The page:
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Peter Altmaier, Federal Minister of Economic Affairs and Energy of Germany, in Davos, January 23, 2019. Copyright by World Economic Forum / Ciaran McCrickard

03:49 pm | January 25, 2021

One letter, two false signals

When it comes to the interest of German car makers, the German Economic Minister seems to forget a simple economic rule: first come, first served.

By Zhu Yi

German Economy Minister puts pressure on chipmaker TSMC“ reads the headline of an article posted on the Chinese internet on 24.01.2021. The news coverage concerns a letter from the German federal minister of economics, Peter Altmaier, who, according to a report in the 'Saarbrückener Zeitung' on 23.01.2021, wrote to Taiwan's economy minister Wang Mei-hua, as well as Vice Premier Shen Jong-chin, to appeal for an additional capacity of semiconductor for vehicle manufacturing.

The resolution of the capacity problems is, according to Mr. Altmaier, “of outstanding importance for industrial policy.”

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Screenshot from the Chin ese headline concerning Altmaier's action to put TSMC under pressure

 

The unusual letter attracted international media attention over the weekend. According to the way in which Chinese media interpreted the tone of the letter from Mr. Altmaier, it contained two warning signals that were not entirely positive for Germany's reputation:

  1. It  gives the impression that the Federal Minister of Economics believes, or at least assumes, that the large Taiwanese chip manufacturer TSMC can/should do more for German carmakers. In Other words, TSMC hasn’t done enough for German car manufacturers.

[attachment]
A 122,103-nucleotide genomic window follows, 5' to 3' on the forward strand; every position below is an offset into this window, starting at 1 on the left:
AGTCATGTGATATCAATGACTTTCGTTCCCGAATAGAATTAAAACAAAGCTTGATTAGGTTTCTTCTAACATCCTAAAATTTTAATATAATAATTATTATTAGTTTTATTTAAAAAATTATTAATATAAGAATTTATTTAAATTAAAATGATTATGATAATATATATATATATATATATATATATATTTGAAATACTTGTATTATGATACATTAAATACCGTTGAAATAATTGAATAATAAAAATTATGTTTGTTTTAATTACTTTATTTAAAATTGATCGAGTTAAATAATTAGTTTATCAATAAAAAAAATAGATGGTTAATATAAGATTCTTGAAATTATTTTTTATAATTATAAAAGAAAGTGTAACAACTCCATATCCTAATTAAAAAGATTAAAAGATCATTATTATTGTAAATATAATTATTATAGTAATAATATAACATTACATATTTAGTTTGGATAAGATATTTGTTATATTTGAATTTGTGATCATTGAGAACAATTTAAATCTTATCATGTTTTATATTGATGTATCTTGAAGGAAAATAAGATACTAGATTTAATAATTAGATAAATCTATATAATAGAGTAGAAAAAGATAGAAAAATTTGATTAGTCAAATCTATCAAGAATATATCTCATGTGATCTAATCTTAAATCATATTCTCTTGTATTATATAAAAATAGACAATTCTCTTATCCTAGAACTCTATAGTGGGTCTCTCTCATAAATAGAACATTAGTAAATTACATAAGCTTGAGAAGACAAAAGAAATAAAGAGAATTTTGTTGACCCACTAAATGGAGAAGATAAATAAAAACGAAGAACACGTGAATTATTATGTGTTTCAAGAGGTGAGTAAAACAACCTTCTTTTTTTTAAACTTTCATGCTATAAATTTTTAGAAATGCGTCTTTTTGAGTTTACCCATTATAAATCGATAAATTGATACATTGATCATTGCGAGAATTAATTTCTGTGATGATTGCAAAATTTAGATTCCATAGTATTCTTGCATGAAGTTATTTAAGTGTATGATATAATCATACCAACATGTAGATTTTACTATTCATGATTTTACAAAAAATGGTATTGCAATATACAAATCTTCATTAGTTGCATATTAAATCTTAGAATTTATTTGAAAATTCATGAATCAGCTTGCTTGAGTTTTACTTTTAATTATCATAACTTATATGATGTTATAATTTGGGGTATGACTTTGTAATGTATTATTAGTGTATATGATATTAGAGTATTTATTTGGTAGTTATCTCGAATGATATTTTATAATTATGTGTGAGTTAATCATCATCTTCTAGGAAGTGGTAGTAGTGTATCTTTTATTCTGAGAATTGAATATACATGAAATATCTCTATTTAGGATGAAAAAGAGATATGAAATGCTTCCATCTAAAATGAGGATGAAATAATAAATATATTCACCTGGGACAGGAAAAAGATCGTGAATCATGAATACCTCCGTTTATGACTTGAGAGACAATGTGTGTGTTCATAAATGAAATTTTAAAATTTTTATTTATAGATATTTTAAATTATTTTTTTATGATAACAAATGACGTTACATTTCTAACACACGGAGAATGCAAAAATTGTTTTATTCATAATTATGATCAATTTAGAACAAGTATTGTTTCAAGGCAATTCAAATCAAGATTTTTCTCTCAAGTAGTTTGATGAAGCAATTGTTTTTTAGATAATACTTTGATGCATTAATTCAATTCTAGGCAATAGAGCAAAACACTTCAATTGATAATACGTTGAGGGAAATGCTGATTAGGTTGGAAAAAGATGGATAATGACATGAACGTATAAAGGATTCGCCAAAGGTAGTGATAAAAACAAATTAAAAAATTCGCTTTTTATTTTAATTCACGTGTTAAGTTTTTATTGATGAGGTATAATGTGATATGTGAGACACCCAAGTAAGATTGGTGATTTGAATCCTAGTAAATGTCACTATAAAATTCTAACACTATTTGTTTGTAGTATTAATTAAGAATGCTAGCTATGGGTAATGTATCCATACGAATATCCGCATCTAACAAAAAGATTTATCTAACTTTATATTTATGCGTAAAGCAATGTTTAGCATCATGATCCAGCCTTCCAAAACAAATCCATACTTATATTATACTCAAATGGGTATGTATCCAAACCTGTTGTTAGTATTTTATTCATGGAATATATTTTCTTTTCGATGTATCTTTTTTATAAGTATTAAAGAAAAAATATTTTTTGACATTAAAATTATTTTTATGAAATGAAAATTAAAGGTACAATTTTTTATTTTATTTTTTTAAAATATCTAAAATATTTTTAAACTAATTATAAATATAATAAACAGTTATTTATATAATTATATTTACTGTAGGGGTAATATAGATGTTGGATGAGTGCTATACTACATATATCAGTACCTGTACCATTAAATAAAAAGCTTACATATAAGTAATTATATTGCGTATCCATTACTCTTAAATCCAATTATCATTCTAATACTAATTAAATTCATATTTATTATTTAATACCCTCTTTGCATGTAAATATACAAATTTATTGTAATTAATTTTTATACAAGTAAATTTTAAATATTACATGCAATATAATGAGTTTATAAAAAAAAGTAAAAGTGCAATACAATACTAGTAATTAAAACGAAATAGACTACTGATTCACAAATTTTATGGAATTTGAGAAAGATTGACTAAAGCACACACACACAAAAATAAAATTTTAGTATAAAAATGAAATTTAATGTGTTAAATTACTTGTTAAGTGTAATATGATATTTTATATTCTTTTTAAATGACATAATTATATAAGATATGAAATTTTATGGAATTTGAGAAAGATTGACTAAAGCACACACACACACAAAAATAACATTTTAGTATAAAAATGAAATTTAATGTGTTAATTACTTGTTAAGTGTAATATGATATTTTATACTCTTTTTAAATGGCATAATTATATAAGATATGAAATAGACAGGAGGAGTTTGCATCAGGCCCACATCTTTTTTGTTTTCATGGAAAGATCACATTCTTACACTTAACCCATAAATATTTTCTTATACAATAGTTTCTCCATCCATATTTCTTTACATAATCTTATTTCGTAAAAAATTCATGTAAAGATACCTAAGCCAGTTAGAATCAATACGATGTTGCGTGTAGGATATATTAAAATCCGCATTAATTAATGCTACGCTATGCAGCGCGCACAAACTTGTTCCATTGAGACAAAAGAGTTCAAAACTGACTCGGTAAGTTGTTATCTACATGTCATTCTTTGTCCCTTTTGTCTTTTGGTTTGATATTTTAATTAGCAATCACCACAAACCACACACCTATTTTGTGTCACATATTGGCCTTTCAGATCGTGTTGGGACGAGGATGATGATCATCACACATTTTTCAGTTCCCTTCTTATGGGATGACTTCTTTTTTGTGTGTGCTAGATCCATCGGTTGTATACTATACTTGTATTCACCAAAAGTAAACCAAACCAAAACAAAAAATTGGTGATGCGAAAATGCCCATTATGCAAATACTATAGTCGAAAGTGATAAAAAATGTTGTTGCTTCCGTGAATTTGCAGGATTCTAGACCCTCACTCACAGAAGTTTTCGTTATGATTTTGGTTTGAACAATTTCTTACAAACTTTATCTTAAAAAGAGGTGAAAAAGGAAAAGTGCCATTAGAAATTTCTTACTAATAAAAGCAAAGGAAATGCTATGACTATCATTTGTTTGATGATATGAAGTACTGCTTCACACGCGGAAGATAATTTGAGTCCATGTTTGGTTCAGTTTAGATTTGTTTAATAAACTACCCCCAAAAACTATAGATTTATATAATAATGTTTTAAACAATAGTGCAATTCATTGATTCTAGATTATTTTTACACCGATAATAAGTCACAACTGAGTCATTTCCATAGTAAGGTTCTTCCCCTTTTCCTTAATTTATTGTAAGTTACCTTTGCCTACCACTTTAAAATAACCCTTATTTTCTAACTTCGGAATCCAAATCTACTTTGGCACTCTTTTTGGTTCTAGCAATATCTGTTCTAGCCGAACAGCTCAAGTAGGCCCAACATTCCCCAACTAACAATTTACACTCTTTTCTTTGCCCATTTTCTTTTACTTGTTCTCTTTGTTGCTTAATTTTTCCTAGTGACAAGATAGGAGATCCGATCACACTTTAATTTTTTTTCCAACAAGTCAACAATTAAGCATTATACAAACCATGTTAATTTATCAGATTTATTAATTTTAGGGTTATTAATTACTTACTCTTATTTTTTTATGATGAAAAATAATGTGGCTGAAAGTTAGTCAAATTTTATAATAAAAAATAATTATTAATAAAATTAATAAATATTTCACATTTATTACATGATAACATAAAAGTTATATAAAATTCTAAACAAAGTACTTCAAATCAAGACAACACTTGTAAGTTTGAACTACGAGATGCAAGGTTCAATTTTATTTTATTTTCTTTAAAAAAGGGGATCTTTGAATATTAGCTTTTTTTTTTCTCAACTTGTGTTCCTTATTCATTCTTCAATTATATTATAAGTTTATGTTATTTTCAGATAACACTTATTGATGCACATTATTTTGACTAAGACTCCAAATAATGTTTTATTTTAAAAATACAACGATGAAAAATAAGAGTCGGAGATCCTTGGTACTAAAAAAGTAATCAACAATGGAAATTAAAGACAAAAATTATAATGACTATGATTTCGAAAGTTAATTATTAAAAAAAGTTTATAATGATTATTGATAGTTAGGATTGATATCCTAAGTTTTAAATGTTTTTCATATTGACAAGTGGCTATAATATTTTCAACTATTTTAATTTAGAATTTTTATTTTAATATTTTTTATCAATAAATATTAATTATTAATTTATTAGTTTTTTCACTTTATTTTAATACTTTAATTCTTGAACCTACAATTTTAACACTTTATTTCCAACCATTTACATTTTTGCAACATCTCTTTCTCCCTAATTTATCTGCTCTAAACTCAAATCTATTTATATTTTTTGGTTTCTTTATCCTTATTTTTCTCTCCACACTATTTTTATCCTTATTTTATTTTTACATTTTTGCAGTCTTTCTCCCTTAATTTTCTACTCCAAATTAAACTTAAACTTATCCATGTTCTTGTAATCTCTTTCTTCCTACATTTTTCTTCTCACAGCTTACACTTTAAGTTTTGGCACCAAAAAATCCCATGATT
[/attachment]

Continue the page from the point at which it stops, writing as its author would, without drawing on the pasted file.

2. The German government will do anything for German car manufacturers, regardless of whether this means disregarding their own political principles.

The first signal concerns the industry; in the context of the chip crisis, there are both Chinese and international reports that chip manufacturers around the world are criticizing the automotive industry, misjudging the situation of the pandemic, and therefore miscalculating their own productions. For example, the CEO of the American semiconductor company giant ADI said that "car makers and suppliers slowed down chip buying, digging deep into their own inventories. The result: auto makers had fewer chips on hand when demand picked up again." Thus, the Taiwanese Ministry of Economic Affairs responded to Reuters' inquiry last Sunday stating they would "provide full assistance"; while on the other hand, it was pointed out that "[t]he relevant supply and demand situation is also closely related to the plans of automotive chip factories to reduce inventory during the off-season."

Reuters also reported on TSMC’s statement suggesting it was being taken seriously: “It is our top priority”. While such official statements are diplomatically and professionally formulated, Taiwanese internet users overwhelmingly make negative comments about the inquiry from Germany, even to a point of sarcasm. They seem to doubt whether the German Economic Minister knows a simple rule in market economics: If you want to be treated as priority, you have to pay accordingly, otherwise it's first come, first served. They also criticize the approach of putting pressure on a private company through diplomatic channels. Furthermore, “does Germany have a diplomatic relationship with Taiwan?”